Alexandria, Virginia: You might think of the Revolutionary War, historic architecture, the Civil War, a lively arts scene, a reputation for great food and great shopping.
All those things are true. Threaded through them are stories of African Americans in Alexandria.
This place was a crossroads, a place of connection and change long before it settlers from across the sea decided to make a town.
Someone broke a spear point here more than ten thousand years ago. Across the centuries, First Peoples visited and settled, made homes, built fires, created pots of clay. Archaeology tells us this about them; they left no written records.
As European settlers explored and then came to live in this part of Virginia, written records began to kept. Those records tell that the some of people who lived in the town named Alexandria were free, some were enslaved, some were indentured.
African Americans made up the enslaved people. Even in the early days — Alexandria was founded in 1749 — there were free people of color, too. When the first census was made in 1790. there were 52 free people of color, and about ten times as many enslaved. Both worked on building and maintaining the historic houses you see, and worked in them as servants.
Another thing enslaved and free blacks did in those early days: they reshaped the land and the harbour. The foot of what is now King Street was once mudflats. The rise you see as you walk up the street (which is now home to many boutiques and places to eat) is what remains of the banks which marked the edge of the original shoreline. It was reconfigured in the late eighteenth and early nineteenth century.
That happened because Alexandria was a major port city. Tobacco cultivated, picked, and packed by African Americans was a big part of what was shipped through the port. So were enslaved people themselves.
In the period before the American Civil War, the firm of Franklin and Armfield, with headquarters on Duke Street, sold and transferred enslaved people from Chesapeake Bay in Maryland to cotton and sugar plantations in the Deep South. At one time it \was the largest firm of slave traders in the United States, but it was by no means the only one in Alexandria.
Franklin and Armfield’s building has seen several transitions. It served as L’Ouverture Hospital for black soldiers during the Civil War, and as a place for housing those fleeing enslavement. Now it is the Freedom House Museum, where you can learn about what life was like in this place at that time. One imagines any ghosts who linger in the 1300 block of Duke Street must have interesting conversations.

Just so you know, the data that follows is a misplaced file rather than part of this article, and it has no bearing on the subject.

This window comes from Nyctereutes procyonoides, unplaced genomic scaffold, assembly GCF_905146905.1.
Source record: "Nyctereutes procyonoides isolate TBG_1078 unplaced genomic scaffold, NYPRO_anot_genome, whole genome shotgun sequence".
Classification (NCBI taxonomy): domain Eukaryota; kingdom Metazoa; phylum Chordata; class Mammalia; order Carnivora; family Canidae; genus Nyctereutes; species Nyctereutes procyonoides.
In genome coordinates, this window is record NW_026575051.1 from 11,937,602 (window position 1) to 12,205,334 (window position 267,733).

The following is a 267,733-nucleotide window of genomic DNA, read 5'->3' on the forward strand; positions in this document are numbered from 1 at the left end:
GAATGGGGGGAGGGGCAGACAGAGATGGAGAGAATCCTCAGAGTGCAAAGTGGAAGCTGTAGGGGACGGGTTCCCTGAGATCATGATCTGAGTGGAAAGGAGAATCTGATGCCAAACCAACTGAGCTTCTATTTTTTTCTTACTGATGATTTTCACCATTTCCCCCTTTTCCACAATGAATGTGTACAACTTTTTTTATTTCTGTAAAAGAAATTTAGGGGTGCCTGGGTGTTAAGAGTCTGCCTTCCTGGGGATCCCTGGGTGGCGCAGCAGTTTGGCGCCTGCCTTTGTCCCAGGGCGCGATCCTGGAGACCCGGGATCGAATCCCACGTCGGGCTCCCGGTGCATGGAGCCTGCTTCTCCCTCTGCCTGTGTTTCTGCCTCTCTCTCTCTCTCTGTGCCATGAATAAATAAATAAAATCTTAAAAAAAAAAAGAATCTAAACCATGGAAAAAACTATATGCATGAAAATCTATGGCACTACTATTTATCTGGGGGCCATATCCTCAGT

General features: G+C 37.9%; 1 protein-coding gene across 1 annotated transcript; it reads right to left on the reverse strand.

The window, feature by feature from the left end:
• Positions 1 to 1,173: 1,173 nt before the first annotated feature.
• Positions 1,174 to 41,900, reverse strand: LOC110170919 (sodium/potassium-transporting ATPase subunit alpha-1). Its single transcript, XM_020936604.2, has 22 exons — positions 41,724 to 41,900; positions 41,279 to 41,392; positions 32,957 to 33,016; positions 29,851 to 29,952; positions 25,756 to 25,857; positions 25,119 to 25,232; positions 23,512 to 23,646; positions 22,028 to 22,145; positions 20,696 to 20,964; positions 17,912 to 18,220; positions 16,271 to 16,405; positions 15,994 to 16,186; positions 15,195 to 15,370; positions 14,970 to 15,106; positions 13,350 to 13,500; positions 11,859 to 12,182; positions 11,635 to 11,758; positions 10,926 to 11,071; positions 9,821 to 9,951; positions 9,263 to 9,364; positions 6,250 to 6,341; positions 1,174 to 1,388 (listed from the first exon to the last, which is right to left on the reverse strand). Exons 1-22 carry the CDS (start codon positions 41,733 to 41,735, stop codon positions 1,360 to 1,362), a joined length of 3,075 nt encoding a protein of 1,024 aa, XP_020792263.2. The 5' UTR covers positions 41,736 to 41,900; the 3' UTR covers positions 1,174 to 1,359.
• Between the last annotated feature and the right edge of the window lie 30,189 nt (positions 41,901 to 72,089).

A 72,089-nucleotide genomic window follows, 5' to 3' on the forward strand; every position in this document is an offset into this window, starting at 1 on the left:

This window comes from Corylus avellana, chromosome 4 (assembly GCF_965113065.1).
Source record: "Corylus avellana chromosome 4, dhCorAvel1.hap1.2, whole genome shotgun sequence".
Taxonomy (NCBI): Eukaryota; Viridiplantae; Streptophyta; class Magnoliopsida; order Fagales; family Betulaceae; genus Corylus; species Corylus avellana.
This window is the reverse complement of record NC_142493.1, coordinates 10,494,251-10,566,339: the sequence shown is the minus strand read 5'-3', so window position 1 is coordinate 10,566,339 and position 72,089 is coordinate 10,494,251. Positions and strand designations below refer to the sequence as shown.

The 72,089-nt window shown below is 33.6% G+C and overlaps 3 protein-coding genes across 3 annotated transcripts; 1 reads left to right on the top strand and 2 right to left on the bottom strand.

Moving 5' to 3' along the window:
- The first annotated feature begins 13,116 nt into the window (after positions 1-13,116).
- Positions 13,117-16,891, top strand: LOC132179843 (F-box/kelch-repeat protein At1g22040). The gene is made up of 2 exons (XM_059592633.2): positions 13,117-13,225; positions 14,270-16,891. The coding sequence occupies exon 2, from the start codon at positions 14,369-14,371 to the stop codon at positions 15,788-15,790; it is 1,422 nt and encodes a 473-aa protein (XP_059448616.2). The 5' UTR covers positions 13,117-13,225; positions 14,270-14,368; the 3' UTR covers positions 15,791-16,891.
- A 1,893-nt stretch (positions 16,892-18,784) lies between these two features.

During the Civil War, Alexandria was occupied by Union troops, which made it a place of refuge for people across the south fleeing slavery. It became a final resting place for many, as well, as often they arrived without resources and in precarious health. A cemetery was established, but in later years fell into disrepair and became overgrown. By the 1950s, the graves were disregarded and buildings built. Bridge construction several decades later revealed some of the graves and archaeological research skills were brought to bear to discover more.
The result of this is the Contrabands & Freedmen Cemetery Memorial. It is a place for exploration and reflection. The Contrabands & Freedmen sculpture, called the Path of Roses and Thorns, is part of a thoughtful evocation of the stories of those who made their ways from slavery to freedom. The sculpture is by Mario Chiodo and the design of the site is by Alexandria resident C.J. Howard. Learn more about the site:
The stories of African American hardships and African American contributions in this part of Virginia did not end with the Civil War, of course.
Two of the stories that stand out:
In 1939. a public library in Alexandria was the site of an early sit in. Lawyer Samuel Tucker and army veteran Sergeant George Wilson requested library cards, and were told they could not receive them because of their race, as required by Virginia’s then policy of segregation in public services. Later, when several African Americans came to the library to sit and read, they were arrested for disorderly conduct. Robert Robinson Library was built as a segregated library for blacks. Later it reopened, as it is today, as the Alexandria Black History Museum.
There’s a small sign at the corner of King and North Pitt Streets, near what was the location of the law offices of Bernard Cohen and Philip Hirschkop in 1967. In June of that year the US Supreme Court decided the case Loving v Virginia in favor. of their clients, Mildred and Richard Loving. That decision effectively struck down all US laws against interracial marriage.
When it is again time to walk Alexandria’s streets, there is much to experience in person.
Visit Alexandria can point you to historic sites, as well as current black owned businesses you may enjoy visiting. Among those is Manumission Tour Company, which offers tours exploring Alexandria’s black history.
The City of Alexandria and the city’s Alexandria Black History Museum, as well as Visit Alexandria, the Freedom House, and the Contrabands & Freedmen Cemetery Memorial, have robust online presences. with There are maps, videos. stories, oral history recordings, images,,and much else to discover. Alexandria also starred in the two seasons of the PBS historical drama Mercy Street, whose characters black and white may give insight to life in the shifting fortunes of Civil War era Alexandria.
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